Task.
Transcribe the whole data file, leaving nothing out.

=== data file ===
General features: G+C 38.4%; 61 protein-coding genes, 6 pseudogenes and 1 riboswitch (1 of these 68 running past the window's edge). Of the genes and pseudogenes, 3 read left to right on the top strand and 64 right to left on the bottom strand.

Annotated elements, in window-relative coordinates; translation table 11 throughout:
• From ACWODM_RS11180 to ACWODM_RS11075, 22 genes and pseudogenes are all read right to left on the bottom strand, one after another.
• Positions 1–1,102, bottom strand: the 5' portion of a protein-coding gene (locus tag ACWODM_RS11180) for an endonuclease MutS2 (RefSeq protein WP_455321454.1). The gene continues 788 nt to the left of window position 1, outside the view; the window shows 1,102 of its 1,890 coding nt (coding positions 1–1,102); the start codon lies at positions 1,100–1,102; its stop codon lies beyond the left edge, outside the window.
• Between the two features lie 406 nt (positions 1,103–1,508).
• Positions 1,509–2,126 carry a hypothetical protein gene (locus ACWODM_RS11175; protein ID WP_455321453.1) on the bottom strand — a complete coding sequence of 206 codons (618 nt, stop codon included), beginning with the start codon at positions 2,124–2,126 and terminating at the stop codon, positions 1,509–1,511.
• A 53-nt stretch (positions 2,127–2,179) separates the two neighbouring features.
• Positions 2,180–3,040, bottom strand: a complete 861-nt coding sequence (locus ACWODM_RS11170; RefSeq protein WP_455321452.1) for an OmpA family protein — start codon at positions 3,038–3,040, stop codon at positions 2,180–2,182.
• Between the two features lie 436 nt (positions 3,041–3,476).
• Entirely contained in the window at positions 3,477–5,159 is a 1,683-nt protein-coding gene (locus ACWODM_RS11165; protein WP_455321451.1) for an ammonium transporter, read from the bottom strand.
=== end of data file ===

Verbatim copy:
General features: G+C 38.4%; 61 protein-coding genes, 6 pseudogenes and 1 riboswitch (1 of these 68 running past the window's edge). Of the genes and pseudogenes, 3 read left to right on the top strand and 64 right to left on the bottom strand.

Annotated elements, in window-relative coordinates; translation table 11 throughout:
• From ACWODM_RS11180 to ACWODM_RS11075, 22 genes and pseudogenes are all read right to left on the bottom strand, one after another.
• Positions 1–1,102, bottom strand: the 5' portion of a protein-coding gene (locus tag ACWODM_RS11180) for an endonuclease MutS2 (RefSeq protein WP_455321454.1). The gene continues 788 nt to the left of window position 1, outside the view; the window shows 1,102 of its 1,890 coding nt (coding positions 1–1,102); the start codon lies at positions 1,100–1,102; its stop codon lies beyond the left edge, outside the window.
• Between the two features lie 406 nt (positions 1,103–1,508).
• Positions 1,509–2,126 carry a hypothetical protein gene (locus ACWODM_RS11175; protein ID WP_455321453.1) on the bottom strand — a complete coding sequence of 206 codons (618 nt, stop codon included), beginning with the start codon at positions 2,124–2,126 and terminating at the stop codon, positions 1,509–1,511.
• A 53-nt stretch (positions 2,127–2,179) separates the two neighbouring features.
• Positions 2,180–3,040, bottom strand: a complete 861-nt coding sequence (locus ACWODM_RS11170; RefSeq protein WP_455321452.1) for an OmpA family protein — start codon at positions 3,038–3,040, stop codon at positions 2,180–2,182.
• Between the two features lie 436 nt (positions 3,041–3,476).
• Entirely contained in the window at positions 3,477–5,159 is a 1,683-nt protein-coding gene (locus ACWODM_RS11165; protein WP_455321451.1) for an ammonium transporter, read from the bottom strand.